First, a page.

I've been working ER for 19yrs and no I'm not mean and neither are any of my co-workers. We are just very experienced at picking out the pt's that are idiots!!
  12. by   KRVRN
    Haha--kaycee you're right about the pts hanging their necks out to look at everything--I forgot that part! No, it wasn't my bad experiences that deterred me. I truthfully didn't much like it (it wasn't just the way the nurses were), and my passion was to work NICU anyway. It affected me but didn't fully decide things.

    It's true about people wanting straight answers on the waiting part. I think I just didn't like the way those nurses acted--like to ask was to intrude or something.
  13. by   KRVRN
    Plus the fact that it was nurses at 2 different ER's made me wonder too.
  14. by   CamelliaER
    I've been in ER the past 6 years of a 25 year career, and kind of ended up there by default. The hospital decided to close the pediatric unit I was working on, and rather than lose my seniority by changing hospitals, I decided to change specialties. To my surprise, I found myself falling in love with nursing all over again!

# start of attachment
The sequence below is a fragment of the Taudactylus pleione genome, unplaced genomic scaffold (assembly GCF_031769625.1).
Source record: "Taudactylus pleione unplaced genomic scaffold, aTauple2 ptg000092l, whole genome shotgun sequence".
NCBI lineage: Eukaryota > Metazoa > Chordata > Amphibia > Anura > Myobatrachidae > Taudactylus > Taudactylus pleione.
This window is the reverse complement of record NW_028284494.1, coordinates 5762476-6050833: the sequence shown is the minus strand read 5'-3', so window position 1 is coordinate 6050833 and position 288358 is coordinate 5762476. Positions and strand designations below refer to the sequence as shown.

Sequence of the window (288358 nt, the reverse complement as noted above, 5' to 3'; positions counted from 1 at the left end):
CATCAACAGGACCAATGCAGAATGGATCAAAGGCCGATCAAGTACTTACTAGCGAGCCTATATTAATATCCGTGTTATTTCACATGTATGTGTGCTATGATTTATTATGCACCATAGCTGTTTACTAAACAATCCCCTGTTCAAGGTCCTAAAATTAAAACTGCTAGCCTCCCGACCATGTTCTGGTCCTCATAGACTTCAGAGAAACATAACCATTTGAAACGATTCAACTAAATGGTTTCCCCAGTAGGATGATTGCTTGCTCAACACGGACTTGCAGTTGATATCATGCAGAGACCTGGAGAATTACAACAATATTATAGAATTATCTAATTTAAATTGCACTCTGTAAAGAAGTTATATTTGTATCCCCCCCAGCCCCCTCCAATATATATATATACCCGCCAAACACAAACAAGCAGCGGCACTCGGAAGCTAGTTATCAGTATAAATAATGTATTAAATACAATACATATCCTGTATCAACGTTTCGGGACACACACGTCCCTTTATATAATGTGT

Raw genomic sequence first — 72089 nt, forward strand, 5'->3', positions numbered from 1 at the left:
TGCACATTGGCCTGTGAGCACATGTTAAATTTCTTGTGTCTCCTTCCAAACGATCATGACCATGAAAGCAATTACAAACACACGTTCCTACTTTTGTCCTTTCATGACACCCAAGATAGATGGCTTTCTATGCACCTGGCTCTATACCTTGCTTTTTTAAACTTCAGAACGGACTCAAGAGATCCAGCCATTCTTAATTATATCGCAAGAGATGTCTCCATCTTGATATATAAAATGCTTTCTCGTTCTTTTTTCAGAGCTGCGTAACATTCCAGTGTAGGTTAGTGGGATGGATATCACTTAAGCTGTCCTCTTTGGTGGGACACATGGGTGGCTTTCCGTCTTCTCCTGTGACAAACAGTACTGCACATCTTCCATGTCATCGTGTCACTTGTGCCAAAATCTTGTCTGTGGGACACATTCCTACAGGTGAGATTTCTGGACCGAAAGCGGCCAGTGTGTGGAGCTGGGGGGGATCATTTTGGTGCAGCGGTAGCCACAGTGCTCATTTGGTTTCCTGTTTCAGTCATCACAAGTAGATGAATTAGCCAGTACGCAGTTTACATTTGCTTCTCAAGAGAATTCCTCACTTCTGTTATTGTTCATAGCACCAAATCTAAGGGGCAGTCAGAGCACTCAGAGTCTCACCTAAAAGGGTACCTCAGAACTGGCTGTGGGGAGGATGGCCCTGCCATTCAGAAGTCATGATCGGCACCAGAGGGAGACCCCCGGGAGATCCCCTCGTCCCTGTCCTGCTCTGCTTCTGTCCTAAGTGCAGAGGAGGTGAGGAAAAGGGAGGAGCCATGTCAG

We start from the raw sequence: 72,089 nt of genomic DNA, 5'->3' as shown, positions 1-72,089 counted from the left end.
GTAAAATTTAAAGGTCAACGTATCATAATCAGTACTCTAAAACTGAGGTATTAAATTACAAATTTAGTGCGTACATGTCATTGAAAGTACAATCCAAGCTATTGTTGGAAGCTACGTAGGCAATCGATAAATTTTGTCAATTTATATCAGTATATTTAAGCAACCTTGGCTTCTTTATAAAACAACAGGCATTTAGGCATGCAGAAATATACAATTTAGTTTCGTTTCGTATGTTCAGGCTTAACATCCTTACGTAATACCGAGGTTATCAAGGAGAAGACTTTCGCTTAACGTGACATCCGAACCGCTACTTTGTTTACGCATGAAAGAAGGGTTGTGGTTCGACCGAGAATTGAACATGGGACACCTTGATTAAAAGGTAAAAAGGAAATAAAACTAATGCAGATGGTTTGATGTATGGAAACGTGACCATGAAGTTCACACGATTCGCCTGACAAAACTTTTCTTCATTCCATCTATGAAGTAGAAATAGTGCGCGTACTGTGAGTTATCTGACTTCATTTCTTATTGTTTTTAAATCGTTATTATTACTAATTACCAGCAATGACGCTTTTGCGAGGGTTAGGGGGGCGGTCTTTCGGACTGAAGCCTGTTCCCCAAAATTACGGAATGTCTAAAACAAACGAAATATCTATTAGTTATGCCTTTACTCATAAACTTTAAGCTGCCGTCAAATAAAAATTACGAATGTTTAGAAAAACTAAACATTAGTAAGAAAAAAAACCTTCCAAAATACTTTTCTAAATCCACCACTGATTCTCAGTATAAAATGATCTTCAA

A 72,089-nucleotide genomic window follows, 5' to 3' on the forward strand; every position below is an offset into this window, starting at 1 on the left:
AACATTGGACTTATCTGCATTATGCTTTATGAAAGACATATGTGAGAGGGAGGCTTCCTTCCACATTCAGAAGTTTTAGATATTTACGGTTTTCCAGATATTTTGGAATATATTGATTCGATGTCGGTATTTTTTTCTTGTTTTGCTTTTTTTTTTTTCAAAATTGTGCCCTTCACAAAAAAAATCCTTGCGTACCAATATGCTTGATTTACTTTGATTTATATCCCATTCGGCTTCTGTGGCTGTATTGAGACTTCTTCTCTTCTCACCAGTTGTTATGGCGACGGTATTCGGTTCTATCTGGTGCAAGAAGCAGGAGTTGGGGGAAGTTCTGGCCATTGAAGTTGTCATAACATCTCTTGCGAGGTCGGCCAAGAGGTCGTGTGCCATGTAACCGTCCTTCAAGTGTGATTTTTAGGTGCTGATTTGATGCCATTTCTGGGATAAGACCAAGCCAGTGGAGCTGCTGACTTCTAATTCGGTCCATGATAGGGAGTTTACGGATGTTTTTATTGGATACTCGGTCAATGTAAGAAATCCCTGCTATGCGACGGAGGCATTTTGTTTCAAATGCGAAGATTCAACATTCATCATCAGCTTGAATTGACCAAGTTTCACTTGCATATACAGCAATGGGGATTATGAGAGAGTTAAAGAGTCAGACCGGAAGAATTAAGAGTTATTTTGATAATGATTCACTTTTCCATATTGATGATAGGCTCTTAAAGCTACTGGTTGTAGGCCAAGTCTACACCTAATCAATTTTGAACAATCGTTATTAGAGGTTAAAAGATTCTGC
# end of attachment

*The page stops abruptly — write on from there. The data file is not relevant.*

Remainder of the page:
It certainly has it's challenges, and I agree with the previous postings that it is the unrealistic demands of patients and families that burns us out. We all want to do the best we can for them, but resources are always so limited..............

    I think the thing I love the most, is that I have never worked a shift where I haven't learned something. I'm now teaching the Emerg Specialty Certification as well, and the enthusiasm my students bring to the course is very contagious!

    Couldn't tear me away from ER with a crowbar